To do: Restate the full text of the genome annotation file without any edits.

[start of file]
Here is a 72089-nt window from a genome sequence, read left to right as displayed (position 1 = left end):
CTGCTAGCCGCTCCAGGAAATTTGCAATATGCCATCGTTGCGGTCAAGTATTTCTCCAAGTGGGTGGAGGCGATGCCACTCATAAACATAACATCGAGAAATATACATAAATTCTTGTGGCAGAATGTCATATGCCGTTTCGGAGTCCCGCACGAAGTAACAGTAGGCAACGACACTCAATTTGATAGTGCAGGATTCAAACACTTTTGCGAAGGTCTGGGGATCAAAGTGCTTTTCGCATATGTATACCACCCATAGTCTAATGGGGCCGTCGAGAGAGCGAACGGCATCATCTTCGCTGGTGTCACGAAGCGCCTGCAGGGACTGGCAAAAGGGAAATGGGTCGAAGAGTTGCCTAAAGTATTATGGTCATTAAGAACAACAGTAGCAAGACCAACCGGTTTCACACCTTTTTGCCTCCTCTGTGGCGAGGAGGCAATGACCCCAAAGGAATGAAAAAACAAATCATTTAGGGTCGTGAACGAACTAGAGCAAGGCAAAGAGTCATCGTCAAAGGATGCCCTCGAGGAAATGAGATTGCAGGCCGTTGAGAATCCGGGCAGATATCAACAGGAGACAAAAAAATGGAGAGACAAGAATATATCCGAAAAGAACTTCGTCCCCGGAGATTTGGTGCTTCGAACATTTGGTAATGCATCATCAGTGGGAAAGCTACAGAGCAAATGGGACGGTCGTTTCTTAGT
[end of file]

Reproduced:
Here is a 72089-nt window from a genome sequence, read left to right as displayed (position 1 = left end):
CTGCTAGCCGCTCCAGGAAATTTGCAATATGCCATCGTTGCGGTCAAGTATTTCTCCAAGTGGGTGGAGGCGATGCCACTCATAAACATAACATCGAGAAATATACATAAATTCTTGTGGCAGAATGTCATATGCCGTTTCGGAGTCCCGCACGAAGTAACAGTAGGCAACGACACTCAATTTGATAGTGCAGGATTCAAACACTTTTGCGAAGGTCTGGGGATCAAAGTGCTTTTCGCATATGTATACCACCCATAGTCTAATGGGGCCGTCGAGAGAGCGAACGGCATCATCTTCGCTGGTGTCACGAAGCGCCTGCAGGGACTGGCAAAAGGGAAATGGGTCGAAGAGTTGCCTAAAGTATTATGGTCATTAAGAACAACAGTAGCAAGACCAACCGGTTTCACACCTTTTTGCCTCCTCTGTGGCGAGGAGGCAATGACCCCAAAGGAATGAAAAAACAAATCATTTAGGGTCGTGAACGAACTAGAGCAAGGCAAAGAGTCATCGTCAAAGGATGCCCTCGAGGAAATGAGATTGCAGGCCGTTGAGAATCCGGGCAGATATCAACAGGAGACAAAAAAATGGAGAGACAAGAATATATCCGAAAAGAACTTCGTCCCCGGAGATTTGGTGCTTCGAACATTTGGTAATGCATCATCAGTGGGAAAGCTACAGAGCAAATGGGACGGTCGTTTCTTAGT